After the Second World War, a popular opinion developed about the Jewish councils, which judged their activities negatively on a normative basis, and this stereotype was then passed on to generations of historians. Here Tóth cited the example of Randolph L. Braham, who compiled a list of council members superficially, based on oral recollections, rather than on primary archival data, “not going back to the basic sources”. The role of György Moldova is also important, since the writer adopted similar stereotypes in his novel about the case of Rabbi Béla Berend.
The Holocaust was tabooed after the war, and it was often omitted from Communist biographies that the person in question was in fact, a survivor. Tóth herself interviewed a factory manager who, even in his old age, had concealed the fact that he had been to Auschwitz. According to the historian, one of the reasons why many people did not take seriously the newspaper reports about the Holocaust was because they thought it could not happen here.
Pap asked: did the communists knowingly spread false accusations about the councils? The two historians agreed that this was a conscious process. Veszprémy revealed that some of the accusations came from dubious statements made to the political police, which were then obtained by left-wing newspapers and published as factual reports. In many cases, these statements were then not presented as evidence in the courtrooms. Some of the accusations, however, proved to be true, and are mentioned in the book, such as discrimination against the Christians of Jewish ancestry or the accusation of selection in the rural concentration camps. But most of the accusations were fabrications or distortions.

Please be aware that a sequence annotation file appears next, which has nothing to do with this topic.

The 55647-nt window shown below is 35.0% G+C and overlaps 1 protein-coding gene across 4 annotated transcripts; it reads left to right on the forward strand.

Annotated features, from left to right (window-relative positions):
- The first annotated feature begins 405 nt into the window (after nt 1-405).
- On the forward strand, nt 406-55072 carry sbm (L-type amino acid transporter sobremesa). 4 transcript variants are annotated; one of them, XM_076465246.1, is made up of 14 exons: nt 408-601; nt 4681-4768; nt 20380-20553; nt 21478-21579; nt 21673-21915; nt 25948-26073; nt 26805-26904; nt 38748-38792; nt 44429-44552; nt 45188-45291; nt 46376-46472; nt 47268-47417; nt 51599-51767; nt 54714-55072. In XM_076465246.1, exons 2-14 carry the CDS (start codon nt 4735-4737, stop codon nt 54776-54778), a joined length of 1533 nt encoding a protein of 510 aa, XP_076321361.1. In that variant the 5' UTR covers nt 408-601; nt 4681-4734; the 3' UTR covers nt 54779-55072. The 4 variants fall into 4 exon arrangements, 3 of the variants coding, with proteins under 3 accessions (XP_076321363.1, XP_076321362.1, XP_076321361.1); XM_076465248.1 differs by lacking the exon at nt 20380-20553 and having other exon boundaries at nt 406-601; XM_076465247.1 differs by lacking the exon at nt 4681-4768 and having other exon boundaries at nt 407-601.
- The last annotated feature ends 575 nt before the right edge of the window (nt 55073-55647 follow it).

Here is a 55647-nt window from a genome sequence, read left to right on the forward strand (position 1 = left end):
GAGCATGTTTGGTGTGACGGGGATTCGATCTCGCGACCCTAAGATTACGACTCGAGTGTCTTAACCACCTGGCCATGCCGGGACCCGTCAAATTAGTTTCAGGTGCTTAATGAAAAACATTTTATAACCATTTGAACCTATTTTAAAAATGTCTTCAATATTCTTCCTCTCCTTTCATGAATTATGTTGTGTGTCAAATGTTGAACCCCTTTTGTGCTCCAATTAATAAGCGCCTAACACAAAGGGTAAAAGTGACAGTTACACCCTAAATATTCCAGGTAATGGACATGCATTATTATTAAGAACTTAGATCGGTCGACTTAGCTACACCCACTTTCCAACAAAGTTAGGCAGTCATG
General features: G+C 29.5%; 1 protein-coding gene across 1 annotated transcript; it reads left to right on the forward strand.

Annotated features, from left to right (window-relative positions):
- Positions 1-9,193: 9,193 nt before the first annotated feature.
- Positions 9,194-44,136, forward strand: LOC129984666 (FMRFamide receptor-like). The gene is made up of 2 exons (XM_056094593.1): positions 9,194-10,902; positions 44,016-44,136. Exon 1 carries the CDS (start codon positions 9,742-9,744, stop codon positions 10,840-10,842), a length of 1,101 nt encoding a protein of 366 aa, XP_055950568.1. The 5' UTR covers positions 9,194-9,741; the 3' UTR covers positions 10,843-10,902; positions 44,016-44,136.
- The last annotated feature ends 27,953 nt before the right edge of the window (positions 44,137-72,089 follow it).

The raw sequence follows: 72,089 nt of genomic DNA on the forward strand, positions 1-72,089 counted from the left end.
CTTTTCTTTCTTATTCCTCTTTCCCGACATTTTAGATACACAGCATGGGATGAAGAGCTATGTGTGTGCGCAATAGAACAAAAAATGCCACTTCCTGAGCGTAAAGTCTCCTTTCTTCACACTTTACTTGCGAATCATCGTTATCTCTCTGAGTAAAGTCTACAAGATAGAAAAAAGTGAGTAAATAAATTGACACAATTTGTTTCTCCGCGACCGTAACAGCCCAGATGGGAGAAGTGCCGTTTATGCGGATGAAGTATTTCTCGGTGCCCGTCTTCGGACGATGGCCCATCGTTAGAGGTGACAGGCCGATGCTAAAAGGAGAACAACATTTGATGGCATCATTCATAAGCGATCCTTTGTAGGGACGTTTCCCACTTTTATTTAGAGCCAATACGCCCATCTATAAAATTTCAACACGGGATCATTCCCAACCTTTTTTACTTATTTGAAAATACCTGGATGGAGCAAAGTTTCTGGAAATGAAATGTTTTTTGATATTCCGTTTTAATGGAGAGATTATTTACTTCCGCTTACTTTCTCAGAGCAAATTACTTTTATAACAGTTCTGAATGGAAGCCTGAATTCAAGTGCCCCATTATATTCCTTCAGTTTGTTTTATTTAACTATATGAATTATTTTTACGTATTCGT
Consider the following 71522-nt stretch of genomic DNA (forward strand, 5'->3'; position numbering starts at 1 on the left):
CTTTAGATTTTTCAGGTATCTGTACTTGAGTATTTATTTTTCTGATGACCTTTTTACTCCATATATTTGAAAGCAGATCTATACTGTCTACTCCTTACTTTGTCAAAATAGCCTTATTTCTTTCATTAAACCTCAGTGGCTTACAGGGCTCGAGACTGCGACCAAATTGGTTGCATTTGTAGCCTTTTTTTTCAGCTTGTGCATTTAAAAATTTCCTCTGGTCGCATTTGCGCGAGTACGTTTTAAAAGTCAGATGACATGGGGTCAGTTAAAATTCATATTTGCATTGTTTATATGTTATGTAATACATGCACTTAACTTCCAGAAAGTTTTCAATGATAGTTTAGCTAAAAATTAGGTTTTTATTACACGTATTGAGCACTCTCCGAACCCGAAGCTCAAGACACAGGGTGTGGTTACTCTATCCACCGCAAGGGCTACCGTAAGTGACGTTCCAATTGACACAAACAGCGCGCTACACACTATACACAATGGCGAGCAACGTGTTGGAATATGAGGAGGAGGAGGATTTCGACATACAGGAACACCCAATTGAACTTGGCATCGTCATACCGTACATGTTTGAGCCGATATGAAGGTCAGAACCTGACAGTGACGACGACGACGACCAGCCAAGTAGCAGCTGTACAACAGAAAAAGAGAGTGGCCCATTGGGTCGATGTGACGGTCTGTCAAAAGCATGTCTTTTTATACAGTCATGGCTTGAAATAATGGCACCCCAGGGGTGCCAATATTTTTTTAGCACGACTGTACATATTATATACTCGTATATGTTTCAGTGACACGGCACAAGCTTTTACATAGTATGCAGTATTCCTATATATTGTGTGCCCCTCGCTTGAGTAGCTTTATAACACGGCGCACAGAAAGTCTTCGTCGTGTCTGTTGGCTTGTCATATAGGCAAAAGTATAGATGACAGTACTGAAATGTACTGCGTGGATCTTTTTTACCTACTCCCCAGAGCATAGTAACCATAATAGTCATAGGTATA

Tóth pointed out that in the case of the People’s Court proceedings, there was deliberate propaganda, and lawyers were often unable to do their job because the pressure was so great. After the war, many of the people were sucked into the system and wanted to avoid being picked on by the Communist press. A good example of this is István Hárnik, a Jewish Council-member from Pécs, who became a convincted Communist after the war. Veszprémy added that even this did not save some people, for example, Stöckler joined the party after the war, disbanded the Zionists, but was arrested in ’53 and beaten and then convicted in a show trial.
In response to Pap’s question, Veszprémy explained that, in reviewing the history of the Budapest Council during the deportations, he found that the council did try to help rural Jewry, but that it had minimal real influence on events. The Budapest Council sent financial aid, sent couriers, collected news and protested to the government – all to no avail.